10 Important Tips for Caring for Ferrets


Ferrets are active, cute and intelligent creatures. These animals are real firecrackers, constantly dashing around, exploring things, finding new games to entertain themselves with and constantly getting into trouble the way a naughty child would. To make sure that your ferret remains healthy and safe as it rips about through life, though, you need to know a few rules of ferret ownership.

1. Ferret-proof whatever rooms your ferret shouldn’t get into

Ferrets are naturally inquisitive animals that have the innate need to constantly explore their surroundings. Since they have small and very flexible bodies, they often manage to get into unexpected places. Ferrets are known to end up in washing machines, television cabinets, crawlspaces, air-conditioning vents, drawers, rain downspouts, drains and many other places where they could face the possibility of serious injury. Like rodents, ferrets feel the need to constantly chew on things, too. They can chew up doorstops, erasers and houseplants. These chewing habits can become life-threatening when intestinal blockages occur.

If you plan to get a ferret, you need to be very careful about ferret-proofing your home. You need to make sure that your ferret has nothing to chew on in the areas that it is allowed in and that it has absolutely no way into the rest of the house. It’s important never to underestimate how creative a ferret can get trying to find a way into an area of the house that it’s not allowed into.

2. Know what you should feed your ferret

Ferrets live on a purely carnivorous diet – their short digestive tracts have no ability to digest plant-based food. While ferrets can eat scraps of plant-based foods, large bites can cause intestinal blockages. Fruits and vegetables, for instance, can be life-threatening. To make sure that your ferret gets the nutrition it needs, you should discuss the proper diet required with a veterinarian.

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3. You must only get a ferret if you can spend time with it

While ferrets can entertain themselves by running around and exploring their surroundings, they can get bored once they feel that they’ve fully explored everything possible. Once your ferret has been in your home for a few days, you need to begin setting aside playtime to make sure that it doesn’t become restless with boredom. You don’t have to actually run around and play games, though – holding your ferret and petting it while you watch TV, like you would a cat, should be all that’s needed.

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4. You need to observe your ferret’s habits and familiarize yourself with them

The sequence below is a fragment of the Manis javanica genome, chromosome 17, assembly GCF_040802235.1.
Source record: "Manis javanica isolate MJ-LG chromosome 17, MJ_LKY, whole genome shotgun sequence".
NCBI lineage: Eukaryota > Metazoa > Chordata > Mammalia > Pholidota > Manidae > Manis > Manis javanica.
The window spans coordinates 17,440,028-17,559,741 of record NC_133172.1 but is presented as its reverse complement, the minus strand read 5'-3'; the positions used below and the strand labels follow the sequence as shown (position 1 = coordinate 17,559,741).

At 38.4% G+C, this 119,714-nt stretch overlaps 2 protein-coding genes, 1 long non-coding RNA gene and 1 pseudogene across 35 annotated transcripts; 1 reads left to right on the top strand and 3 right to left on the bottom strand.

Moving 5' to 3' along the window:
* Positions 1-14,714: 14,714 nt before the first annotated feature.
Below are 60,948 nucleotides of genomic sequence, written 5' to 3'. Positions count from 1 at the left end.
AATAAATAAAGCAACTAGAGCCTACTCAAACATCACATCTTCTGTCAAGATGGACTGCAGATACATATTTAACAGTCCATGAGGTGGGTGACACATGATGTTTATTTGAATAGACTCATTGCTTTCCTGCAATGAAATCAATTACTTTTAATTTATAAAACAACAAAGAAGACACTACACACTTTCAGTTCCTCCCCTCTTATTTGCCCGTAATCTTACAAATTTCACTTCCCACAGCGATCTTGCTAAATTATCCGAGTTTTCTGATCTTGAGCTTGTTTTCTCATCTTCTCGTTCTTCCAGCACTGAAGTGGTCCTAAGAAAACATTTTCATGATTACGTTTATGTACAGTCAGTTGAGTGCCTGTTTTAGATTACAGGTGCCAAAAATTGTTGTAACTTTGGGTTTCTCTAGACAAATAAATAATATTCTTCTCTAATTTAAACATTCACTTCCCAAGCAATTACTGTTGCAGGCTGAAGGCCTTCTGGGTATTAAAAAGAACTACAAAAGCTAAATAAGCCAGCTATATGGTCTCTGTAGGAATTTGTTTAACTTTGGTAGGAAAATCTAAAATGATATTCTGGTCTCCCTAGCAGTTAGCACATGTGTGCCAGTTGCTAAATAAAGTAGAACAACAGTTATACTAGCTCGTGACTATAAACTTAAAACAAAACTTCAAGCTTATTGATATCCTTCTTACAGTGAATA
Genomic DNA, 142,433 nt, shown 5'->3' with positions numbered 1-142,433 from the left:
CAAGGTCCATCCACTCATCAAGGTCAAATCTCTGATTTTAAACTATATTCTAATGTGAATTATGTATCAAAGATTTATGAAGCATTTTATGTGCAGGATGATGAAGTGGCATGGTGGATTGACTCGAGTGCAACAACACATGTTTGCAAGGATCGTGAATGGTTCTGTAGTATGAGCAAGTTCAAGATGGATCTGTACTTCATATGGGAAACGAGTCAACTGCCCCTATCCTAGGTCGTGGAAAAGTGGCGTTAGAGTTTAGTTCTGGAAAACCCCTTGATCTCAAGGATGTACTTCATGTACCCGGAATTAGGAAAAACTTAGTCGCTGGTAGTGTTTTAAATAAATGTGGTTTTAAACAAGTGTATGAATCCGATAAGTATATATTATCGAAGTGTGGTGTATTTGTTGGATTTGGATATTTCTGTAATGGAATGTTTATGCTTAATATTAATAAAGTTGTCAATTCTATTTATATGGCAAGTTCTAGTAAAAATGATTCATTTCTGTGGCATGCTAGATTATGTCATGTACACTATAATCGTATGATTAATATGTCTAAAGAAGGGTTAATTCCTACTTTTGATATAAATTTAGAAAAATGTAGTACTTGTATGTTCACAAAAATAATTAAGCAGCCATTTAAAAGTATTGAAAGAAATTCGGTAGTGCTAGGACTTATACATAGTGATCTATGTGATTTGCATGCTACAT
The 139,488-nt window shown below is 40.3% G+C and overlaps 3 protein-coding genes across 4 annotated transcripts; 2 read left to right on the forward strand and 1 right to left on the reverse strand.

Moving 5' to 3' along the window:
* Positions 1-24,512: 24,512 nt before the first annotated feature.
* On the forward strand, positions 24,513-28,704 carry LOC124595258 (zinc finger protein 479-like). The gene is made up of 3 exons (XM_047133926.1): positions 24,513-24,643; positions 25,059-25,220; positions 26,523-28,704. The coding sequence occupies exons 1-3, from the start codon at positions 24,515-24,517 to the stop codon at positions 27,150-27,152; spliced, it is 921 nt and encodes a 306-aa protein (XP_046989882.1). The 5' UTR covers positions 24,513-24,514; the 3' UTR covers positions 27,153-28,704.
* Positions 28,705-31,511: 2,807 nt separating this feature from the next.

It’s important to know your ferret as well as possible. This is the only way you’ll be able to pick up on changes that indicate a health problem. If your ferret wakes up later than usual each morning or spends more time up at night than usual, you should be able to recognize that there’s a problem.

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5. Be sure to give your ferret the right temperature and humidity levels

Ferrets are unable to take high temperatures – they aren’t built to lose heat through sweating. Winters can also be dangerous, when the humidity is high. If the heat outside goes above 90°F, you need to make sure to put your ferret in an air-conditioned room indoors. If you don’t have air conditioning, you need to somehow create a cool area for your ferret – say, by putting its cage in the basement.

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6. Train your ferret to come running when you whistle

In the event of an emergency, for instance an earthquake or fire, you want to be able to collect your ferret before you run out. Ferrets are small creatures that can hide out in a bewildering range of places. They can be impossible to find. It’s important to train your ferret to come to you on command.

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7. Give your ferret the darkness it needs

Pet ferrets do best when the indoors environment that you give them mimics the natural one outdoors. At the very least, your ferret should have a place where it can go for the cover of darkness, should it feel like it.

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8. Make regular visits to the vet

Ferrets need as much veterinary care as dogs, cats and other regular pets do. Unfortunately, not many veterinarians are knowledgeable in ferret medicine. You need to do your research and find such vets. When you find the professional vet, make sure you visit them regularly.

More: 10 Tips for Choosing a Vet for Your Pet

9. Begin to build a savings account for unexpected needs

Ferrets don’t usually need much since they are simple pets to care for. Nevertheless, they do have needs from time to time – toys, a cage or even special medical care. Ferrets are prone to diseases of the adrenaline gland and the pancreas. I suggest you to start a savings account so that you always have money for your pet.

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10. Keep learning

Since ferrets are exotic pets, you won’t find as much information from the resources around you to help you raise them well. You need to be proactive and keep hunting for information. The better informed you are, the healthier you will be able to raise your ferret. Never stop learning about your ferret, it’s always useful to know something new about your pet.


There are many benefits of owning ferrets. They are cute, friendly and they make great pets for people who have the time for them. Do you own a ferret? Do you have any other tips to share?